The crew of the Iuventa rescue ship has been credited with saving 14,000 lives in the Mediterranean Sea. Yet far from being feted for their life-saving work, four of the rescuers appeared in court in Italy this weekend on charges carrying a possible 20-year jail sentence.
“It feels like a never-ending nightmare,” campaigner Kathrin Schmidt told the Observer ahead of a preliminary hearing on Saturday in a court in the Sicilian coastal town of Trapani. “Everybody knows the pictures and videos of these already unseaworthy, but then overcrowded rubber boats… Stating that there is no necessity to rescue these people is a crime in itself.”
More than 24,000 people who attempted to cross the Mediterranean Sea to Europe since 2014 are dead or missing, according to the International Organisation for Migration. Most drowned; some died from lack of water and or shelter under the scorching sun; the fate of others remains unknown, the worst presumed. “If this doesn’t constitute a state of necessity, then what else would you do?” Schmidt asked.
Schmidt was an occupational therapist, but changed direction in 2015, the year more than a million people came to Europe seeking asylum. She never set out to run a search-and-rescue boat but, in 2016, became team leader on the Iuventa. The crew were trained to be quick and efficient dealing with men, women and children, who might be panicking, sick or injured on overcrowded boats.
Faced with the urgency of rescue, there was no time for personal reflection. “I would look at the boat,” recounted Schmidt. “How much longer will it be stable? From what side do we need to approach? What is the wind and water doing? How many life jackets do we have? There are so many questions you have to answer in your head like that.”
On 2 August 2017 everything seemed normal. The crew had rescued two people at the request of Italian authorities and were asked to go to the port of Lampedusa. But they got a shock when they arrived: four coastguard boats with flashing blue lights escorted the Iuventa to the dock and awaiting media scrum. “None of us expected that. It was very surreal,” Schmidt said.
The crew did not find out they were under investigation until one year later. Now, almost five years since the Iuventa was seized, their odyssey in the Italian court system has begun. Yesterday, On Saturday, 21 defendants, four Iuventa crew and 17 other NGO workers took part in a preliminary hearing in Trapani, a process to decide if the case proceeds to a full trial. Given the number of defendants and different languages, a decision is not expected for many months.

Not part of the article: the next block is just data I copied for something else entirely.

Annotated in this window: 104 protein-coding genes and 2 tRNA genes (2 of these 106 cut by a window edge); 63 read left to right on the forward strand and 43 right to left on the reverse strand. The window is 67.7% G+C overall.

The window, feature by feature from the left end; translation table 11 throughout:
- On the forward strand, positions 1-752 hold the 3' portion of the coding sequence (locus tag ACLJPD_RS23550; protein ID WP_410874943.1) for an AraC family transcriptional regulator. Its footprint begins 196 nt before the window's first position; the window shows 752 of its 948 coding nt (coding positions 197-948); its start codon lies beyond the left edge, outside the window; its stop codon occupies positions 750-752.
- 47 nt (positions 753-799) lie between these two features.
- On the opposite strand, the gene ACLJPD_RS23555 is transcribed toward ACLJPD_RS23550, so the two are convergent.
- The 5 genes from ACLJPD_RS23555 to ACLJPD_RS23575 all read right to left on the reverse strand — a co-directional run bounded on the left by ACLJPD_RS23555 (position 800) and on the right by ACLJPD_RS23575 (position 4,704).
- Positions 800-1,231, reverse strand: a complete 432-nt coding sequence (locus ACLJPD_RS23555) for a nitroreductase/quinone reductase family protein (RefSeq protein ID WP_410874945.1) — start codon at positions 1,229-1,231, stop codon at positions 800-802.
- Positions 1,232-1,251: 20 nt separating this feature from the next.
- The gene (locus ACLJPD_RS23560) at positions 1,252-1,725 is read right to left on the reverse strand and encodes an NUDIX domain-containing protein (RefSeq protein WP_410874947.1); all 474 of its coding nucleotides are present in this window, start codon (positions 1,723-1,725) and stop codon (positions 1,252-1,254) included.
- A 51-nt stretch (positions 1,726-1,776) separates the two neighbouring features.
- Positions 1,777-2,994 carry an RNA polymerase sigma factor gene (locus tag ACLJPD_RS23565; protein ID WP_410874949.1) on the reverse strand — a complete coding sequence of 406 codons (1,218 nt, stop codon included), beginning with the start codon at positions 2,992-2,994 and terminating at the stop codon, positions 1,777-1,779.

The activists are accused of colluding with people smugglers to ferry migrants to Europe. Yet an independent team of digital and oceanographic experts, who examined photos and videos, weather and ocean currents, found that images released by the prosecution in the Italian media had been taken out of context. A Iuventa rigid inflatable boat, alleged to be towing a vessel to Libya for reuse by smugglers in one photo, was shown to be moving north to Europe. In the case for the prosecution, “facts are not relied upon to establish a truthful account of events but to construct factual lies,” concluded the investigation by London-based Forensic Architecture, which has been submitted to the Italian courts.
Francesca Cancellaro, a lawyer representing the four Iuventa defendants, described the case as unique, not only because of the length of the investigation, but also the use of undercover agents, “incredible” wiretapping activity and a trial that involves more than 20 defendants. “I am quite confident that we will show their full innocence,” she said. “We are talking about people who are involved in rescue operations. They respect the obligation that comes from the law of the sea: the duty to rescue people in distress.”
Asked to comment, Gabriele Paci, Trapani’s prosecuting attorney, told the Observer: “The work these organisations do to save people [at sea] is not being contested, but in some cases there are hypotheses, which need to be evaluated by the judge, that there were agreements [made] with traffickers, which meant [the rescuers] then knew when and in which part of the sea [to find migrants]. This is something you can’t do.
“We’re not putting into doubt organisations who do humanitarian work but there is certain behaviour that Italy forbids and which constitutes a crime.”
For observers, the case marks an alarming tendency to blame the rescuers and criminalise people seeking asylum, or simply a better life in a prosperous part of the world less scarred by poverty, corruption and the effects of climate breakdown.
Cornelia Ernst, a German MEP in the left-wing Die Linke party, said she was “strongly concerned” that the criminalisation of people on the move and those supporting them was intensifying all over Europe. “The case of the crew of the Iuventa, who are on trial for fulfilling their duty to rescue lives, at sea is outrageous. Civil search-and-rescue organisations, NGOs and volunteers step in because the European Union shamefully fails to act again and again.”
Many think the tide turned in 2014 when Italy ended its Mare Nostrum naval rescue mission, leaving in its place a narrower EU-funded border surveillance operation. Since then, the EU has outsourced the issue. More than 84% of rescues in the central Mediterranean are now conducted by the EU-backed Libyan coastguard, which takes people back to Libyan detention centres, where aid agencies say they suffer beatings, sexual abuse and forced labour.
Meanwhile, the death toll rises: last year 1,100 people died or went missing after leaving Libya. And the Iuventa remains tied up in Trapani harbour.